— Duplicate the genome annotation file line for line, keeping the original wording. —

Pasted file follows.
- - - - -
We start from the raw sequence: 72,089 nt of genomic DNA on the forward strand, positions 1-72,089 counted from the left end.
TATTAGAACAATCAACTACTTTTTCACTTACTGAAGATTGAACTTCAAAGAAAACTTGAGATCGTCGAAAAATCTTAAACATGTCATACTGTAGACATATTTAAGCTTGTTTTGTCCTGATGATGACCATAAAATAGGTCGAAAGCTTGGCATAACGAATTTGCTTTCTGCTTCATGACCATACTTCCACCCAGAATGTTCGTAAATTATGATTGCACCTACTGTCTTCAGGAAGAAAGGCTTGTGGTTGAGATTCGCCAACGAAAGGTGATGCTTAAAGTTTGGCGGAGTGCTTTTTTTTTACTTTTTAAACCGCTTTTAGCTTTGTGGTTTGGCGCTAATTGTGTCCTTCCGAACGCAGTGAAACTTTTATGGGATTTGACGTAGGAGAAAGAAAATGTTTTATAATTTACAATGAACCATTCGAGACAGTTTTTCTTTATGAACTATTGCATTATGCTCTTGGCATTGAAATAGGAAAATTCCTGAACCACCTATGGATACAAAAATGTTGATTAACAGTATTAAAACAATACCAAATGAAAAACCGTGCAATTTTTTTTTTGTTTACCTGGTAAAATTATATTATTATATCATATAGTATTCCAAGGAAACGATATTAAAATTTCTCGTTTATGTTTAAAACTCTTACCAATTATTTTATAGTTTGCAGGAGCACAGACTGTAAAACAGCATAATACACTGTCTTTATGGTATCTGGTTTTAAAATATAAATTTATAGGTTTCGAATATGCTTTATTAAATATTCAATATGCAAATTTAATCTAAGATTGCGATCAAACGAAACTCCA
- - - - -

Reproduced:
We start from the raw sequence: 72,089 nt of genomic DNA on the forward strand, positions 1-72,089 counted from the left end.
TATTAGAACAATCAACTACTTTTTCACTTACTGAAGATTGAACTTCAAAGAAAACTTGAGATCGTCGAAAAATCTTAAACATGTCATACTGTAGACATATTTAAGCTTGTTTTGTCCTGATGATGACCATAAAATAGGTCGAAAGCTTGGCATAACGAATTTGCTTTCTGCTTCATGACCATACTTCCACCCAGAATGTTCGTAAATTATGATTGCACCTACTGTCTTCAGGAAGAAAGGCTTGTGGTTGAGATTCGCCAACGAAAGGTGATGCTTAAAGTTTGGCGGAGTGCTTTTTTTTTACTTTTTAAACCGCTTTTAGCTTTGTGGTTTGGCGCTAATTGTGTCCTTCCGAACGCAGTGAAACTTTTATGGGATTTGACGTAGGAGAAAGAAAATGTTTTATAATTTACAATGAACCATTCGAGACAGTTTTTCTTTATGAACTATTGCATTATGCTCTTGGCATTGAAATAGGAAAATTCCTGAACCACCTATGGATACAAAAATGTTGATTAACAGTATTAAAACAATACCAAATGAAAAACCGTGCAATTTTTTTTTTGTTTACCTGGTAAAATTATATTATTATATCATATAGTATTCCAAGGAAACGATATTAAAATTTCTCGTTTATGTTTAAAACTCTTACCAATTATTTTATAGTTTGCAGGAGCACAGACTGTAAAACAGCATAATACACTGTCTTTATGGTATCTGGTTTTAAAATATAAATTTATAGGTTTCGAATATGCTTTATTAAATATTCAATATGCAAATTTAATCTAAGATTGCGATCAAACGAAACTCCA